New Conference Formats: Innovative, Interactive and Instructive

Reflecting and emphasising the theme of OEB 2009, this year’s conference will see the introduction of three exciting and fresh formats. The new elements are designed to enhance knowledge transfer between experts and participants, as well as to promote collaborative learning.


Each year, ONLINE EDUCA BERLIN offers an extensive programme of in-depth workshops and seminars, best practice showcases and demonstrations, discussions and debates, expert presentations and networking sessions based on the central themes of the conference. These allow conference participants to gain an insight into the latest developments in the field and meet like-minded individuals. Building on the success of these established elements of OEB, the three new stimulating formats will offer participants more interactive and hands-on experiences.


The first of these are Learnshops, which will combine expert presentations with small group discussions that focus on a single topic. Led by a small number of experts in the field, the emphasis will be on grappling with the issue in a small group, encouraging each participant to voice his/her own opinion, before presenting the main findings before the whole group. This kind of session aims to get to the heart of the topic, promote debate with experts and allow participants to develop deeper insights, reach conclusions and formulate recommendations on the relevant issue. One session will be run by Prof Paul Bacsich, the founding director of Matic Media Ltd (UK), and will concentrate on the process of creating benchmarking criteria – a particularly relevant area of discussion in the continually developing world of e-learning.


Gone are the days when conferences meant expert lectures only; 21st century conference-goers expect more and Lab sessions, computer-based workshops consisting of a practical introduction to new tools and applications, will therefore fittingly make their debut this year. Guided by an expert, 20 participants will have the opportunity to gain hands-on experience and to get to grips with the intricacies of selected new applications. Prof Michael E. Auer from the Carinthia Tech Institute in Austria will lead one session looking at Web 3.0 environments for building communities of Internet accessible laboratories. Web 3.0, or Semantic Web allows users to use more complex search criteria in order to find and then collaborate with, for example, online labs dedicated to very specifically defined areas of study.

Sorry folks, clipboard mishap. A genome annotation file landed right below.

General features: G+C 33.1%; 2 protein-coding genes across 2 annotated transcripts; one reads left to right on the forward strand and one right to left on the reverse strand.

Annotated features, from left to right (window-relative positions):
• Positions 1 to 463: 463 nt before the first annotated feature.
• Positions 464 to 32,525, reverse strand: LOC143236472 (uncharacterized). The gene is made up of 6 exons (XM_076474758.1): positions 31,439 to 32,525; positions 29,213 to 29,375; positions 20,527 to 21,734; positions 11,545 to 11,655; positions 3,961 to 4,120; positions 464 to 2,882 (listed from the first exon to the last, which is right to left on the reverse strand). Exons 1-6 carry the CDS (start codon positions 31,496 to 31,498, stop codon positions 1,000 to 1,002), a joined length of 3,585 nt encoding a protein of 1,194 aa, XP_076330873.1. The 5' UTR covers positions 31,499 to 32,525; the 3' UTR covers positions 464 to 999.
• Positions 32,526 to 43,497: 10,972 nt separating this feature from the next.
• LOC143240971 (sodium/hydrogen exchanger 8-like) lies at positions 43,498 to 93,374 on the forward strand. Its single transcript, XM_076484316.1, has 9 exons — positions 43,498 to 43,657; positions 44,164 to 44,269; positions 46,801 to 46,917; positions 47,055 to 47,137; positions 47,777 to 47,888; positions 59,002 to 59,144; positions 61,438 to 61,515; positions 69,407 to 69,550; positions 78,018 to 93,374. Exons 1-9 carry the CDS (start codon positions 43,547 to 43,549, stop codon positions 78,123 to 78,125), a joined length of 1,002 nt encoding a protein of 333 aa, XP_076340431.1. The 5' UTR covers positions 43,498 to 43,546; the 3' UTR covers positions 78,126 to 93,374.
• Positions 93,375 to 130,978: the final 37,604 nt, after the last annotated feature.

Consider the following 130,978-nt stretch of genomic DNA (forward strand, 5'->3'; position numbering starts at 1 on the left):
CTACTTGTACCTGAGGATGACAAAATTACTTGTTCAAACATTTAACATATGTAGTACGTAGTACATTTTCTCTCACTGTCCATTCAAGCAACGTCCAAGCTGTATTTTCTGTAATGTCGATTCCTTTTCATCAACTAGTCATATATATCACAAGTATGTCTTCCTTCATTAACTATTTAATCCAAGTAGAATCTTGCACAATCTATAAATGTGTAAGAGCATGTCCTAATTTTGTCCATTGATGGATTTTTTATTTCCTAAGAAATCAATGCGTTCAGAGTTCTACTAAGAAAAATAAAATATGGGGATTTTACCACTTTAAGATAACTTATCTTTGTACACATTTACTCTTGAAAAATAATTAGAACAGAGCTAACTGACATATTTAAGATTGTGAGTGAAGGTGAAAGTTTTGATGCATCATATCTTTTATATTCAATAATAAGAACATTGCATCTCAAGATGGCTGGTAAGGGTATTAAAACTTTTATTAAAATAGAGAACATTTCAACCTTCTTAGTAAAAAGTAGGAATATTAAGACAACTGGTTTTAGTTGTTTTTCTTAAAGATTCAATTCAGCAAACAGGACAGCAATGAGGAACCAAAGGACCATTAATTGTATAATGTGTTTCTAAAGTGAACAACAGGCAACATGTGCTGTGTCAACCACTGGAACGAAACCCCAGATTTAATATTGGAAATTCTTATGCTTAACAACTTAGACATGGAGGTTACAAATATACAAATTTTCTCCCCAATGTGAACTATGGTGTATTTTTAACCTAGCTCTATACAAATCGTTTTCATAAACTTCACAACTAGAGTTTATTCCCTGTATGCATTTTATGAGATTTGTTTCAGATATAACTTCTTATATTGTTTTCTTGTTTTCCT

The Learning Cafés are designed to create a continuous thread of dialogue between participants. In order to encourage the sharing of expertise on a series of topics, each small group will spend 15 minutes at a table with a moderator, who will record the main points of discussion. Each table will focus on a different, but inter-related, issue. As the groups rotate, the table moderator will give a brief summary of the points raised so far, thus allowing the new group to pick up where the previous group left off. Following several rounds of discussions, the key points from each table will be presented to the whole group for a final collective discussion. The goal of these sessions is to maximise group interaction and promote collaborative learning.


Three additional fun and exciting formats will centre around a corporate learning theme – ‘Creating the New Era of Corporate Learning’. The first, Pecha Kucha, is a unique, rapid-fire format in which each speaker shows 20 images, each for 20 seconds during a presentation that lasts for just 6 minutes and 40 seconds, allowing the audience to experience an exhilarating variety of ideas and projects. The second is the ‘unconference’ format, a facilitated, participant-driven event that takes a more informal approach, and last but not least an expert-led round table will be offered.


With the addition of these new ideas, OEB 2009 is shaping up to be an excellent arena for information exchange and learning for global e-learning experts and practitioners, and promises to be an ideal blend of expert input and participant involvement.


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